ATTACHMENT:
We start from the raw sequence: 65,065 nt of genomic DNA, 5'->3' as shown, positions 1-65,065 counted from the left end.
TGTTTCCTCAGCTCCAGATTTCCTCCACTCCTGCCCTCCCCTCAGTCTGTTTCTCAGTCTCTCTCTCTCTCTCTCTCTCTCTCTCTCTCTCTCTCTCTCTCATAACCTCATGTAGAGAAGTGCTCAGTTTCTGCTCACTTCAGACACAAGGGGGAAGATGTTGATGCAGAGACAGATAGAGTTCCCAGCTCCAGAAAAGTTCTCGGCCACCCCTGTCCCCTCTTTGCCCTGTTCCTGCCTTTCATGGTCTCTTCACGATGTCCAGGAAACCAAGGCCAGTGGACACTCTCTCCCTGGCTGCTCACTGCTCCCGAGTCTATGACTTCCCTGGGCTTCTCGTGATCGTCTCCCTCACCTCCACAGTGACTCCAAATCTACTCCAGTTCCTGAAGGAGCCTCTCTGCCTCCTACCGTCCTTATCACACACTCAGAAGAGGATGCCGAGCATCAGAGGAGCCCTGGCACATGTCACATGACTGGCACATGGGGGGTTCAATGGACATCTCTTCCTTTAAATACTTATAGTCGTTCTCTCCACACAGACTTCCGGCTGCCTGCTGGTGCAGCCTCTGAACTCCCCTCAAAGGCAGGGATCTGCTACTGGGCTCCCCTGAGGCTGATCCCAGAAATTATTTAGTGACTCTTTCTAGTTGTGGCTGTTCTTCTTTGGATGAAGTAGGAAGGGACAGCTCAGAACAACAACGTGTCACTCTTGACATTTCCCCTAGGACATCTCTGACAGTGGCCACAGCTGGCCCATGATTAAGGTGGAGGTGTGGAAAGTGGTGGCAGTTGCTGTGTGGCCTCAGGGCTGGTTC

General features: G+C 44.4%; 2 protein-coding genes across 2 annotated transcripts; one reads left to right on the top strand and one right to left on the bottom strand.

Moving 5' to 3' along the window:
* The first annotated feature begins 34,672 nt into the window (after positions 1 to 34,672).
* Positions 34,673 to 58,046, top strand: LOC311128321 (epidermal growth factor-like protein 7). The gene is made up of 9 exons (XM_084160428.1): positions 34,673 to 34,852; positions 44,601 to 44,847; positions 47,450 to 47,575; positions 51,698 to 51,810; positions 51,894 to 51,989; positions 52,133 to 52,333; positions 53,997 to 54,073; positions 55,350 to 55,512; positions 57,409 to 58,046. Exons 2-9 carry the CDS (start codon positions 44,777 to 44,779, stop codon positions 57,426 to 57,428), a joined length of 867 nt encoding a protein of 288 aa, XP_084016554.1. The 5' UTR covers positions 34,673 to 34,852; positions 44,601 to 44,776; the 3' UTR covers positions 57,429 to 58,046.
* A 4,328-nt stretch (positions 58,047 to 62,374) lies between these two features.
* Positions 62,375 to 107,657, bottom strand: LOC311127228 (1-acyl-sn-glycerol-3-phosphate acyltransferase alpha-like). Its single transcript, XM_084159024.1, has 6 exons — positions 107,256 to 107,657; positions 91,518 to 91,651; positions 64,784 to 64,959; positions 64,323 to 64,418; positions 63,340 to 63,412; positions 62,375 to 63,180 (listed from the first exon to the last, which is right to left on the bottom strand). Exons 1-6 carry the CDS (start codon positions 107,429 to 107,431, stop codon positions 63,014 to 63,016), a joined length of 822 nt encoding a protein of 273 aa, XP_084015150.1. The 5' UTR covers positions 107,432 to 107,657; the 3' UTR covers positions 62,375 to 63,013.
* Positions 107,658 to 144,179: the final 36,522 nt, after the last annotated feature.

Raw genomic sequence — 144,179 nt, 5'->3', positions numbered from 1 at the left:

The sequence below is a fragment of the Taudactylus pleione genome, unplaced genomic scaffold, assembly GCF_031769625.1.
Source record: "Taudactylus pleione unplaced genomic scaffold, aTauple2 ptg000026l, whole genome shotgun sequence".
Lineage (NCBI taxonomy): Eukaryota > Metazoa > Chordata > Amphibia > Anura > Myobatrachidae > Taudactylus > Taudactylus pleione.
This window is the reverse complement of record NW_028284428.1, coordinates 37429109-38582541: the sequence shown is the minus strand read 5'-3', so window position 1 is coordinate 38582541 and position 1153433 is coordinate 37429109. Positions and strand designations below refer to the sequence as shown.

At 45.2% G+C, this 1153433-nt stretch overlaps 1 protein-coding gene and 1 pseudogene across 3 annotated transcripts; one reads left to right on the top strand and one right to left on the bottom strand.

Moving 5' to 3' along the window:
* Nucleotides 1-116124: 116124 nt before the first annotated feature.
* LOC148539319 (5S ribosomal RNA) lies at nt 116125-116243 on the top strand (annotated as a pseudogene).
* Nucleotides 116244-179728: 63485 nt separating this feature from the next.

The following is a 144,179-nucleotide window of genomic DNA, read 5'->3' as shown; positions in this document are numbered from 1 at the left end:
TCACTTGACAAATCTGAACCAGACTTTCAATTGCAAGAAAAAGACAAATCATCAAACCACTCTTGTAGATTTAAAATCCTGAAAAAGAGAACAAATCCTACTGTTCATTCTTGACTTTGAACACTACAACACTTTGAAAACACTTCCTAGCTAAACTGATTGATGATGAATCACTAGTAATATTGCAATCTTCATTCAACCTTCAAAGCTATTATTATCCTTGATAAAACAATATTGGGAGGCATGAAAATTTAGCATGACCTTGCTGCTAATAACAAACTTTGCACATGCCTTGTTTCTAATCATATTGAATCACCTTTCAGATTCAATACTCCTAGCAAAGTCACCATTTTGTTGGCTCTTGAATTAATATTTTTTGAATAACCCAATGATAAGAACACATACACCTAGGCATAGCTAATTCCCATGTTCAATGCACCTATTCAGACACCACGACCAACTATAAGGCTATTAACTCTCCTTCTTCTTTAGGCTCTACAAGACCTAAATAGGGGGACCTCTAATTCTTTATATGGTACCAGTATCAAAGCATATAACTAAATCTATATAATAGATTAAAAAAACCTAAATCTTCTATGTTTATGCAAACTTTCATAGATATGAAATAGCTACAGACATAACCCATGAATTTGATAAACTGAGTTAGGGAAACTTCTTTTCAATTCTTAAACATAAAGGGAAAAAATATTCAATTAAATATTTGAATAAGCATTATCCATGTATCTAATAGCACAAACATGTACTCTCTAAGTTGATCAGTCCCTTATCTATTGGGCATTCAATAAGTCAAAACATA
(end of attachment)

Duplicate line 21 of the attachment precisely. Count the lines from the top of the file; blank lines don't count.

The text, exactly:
TCACTTGACAAATCTGAACCAGACTTTCAATTGCAAGAAAAAGACAAATCATCAAACCACTCTTGTAGATTTAAAATCCTGAAAAAGAGAACAAATCCTACTGTTCATTCTTGACTTTGAACACTACAACACTTTGAAAACACTTCCTAGCTAAACTGATTGATGATGAATCACTAGTAATATTGCAATCTTCATTCAACCTTCAAAGCTATTATTATCCTTGATAAAACAATATTGGGAGGCATGAAAATTTAGCATGACCTTGCTGCTAATAACAAACTTTGCACATGCCTTGTTTCTAATCATATTGAATCACCTTTCAGATTCAATACTCCTAGCAAAGTCACCATTTTGTTGGCTCTTGAATTAATATTTTTTGAATAACCCAATGATAAGAACACATACACCTAGGCATAGCTAATTCCCATGTTCAATGCACCTATTCAGACACCACGACCAACTATAAGGCTATTAACTCTCCTTCTTCTTTAGGCTCTACAAGACCTAAATAGGGGGACCTCTAATTCTTTATATGGTACCAGTATCAAAGCATATAACTAAATCTATATAATAGATTAAAAAAACCTAAATCTTCTATGTTTATGCAAACTTTCATAGATATGAAATAGCTACAGACATAACCCATGAATTTGATAAACTGAGTTAGGGAAACTTCTTTTCAATTCTTAAACATAAAGGGAAAAAATATTCAATTAAATATTTGAATAAGCATTATCCATGTATCTAATAGCACAAACATGTACTCTCTAAGTTGATCAGTCCCTTATCTATTGGGCATTCAATAAGTCAAAACATA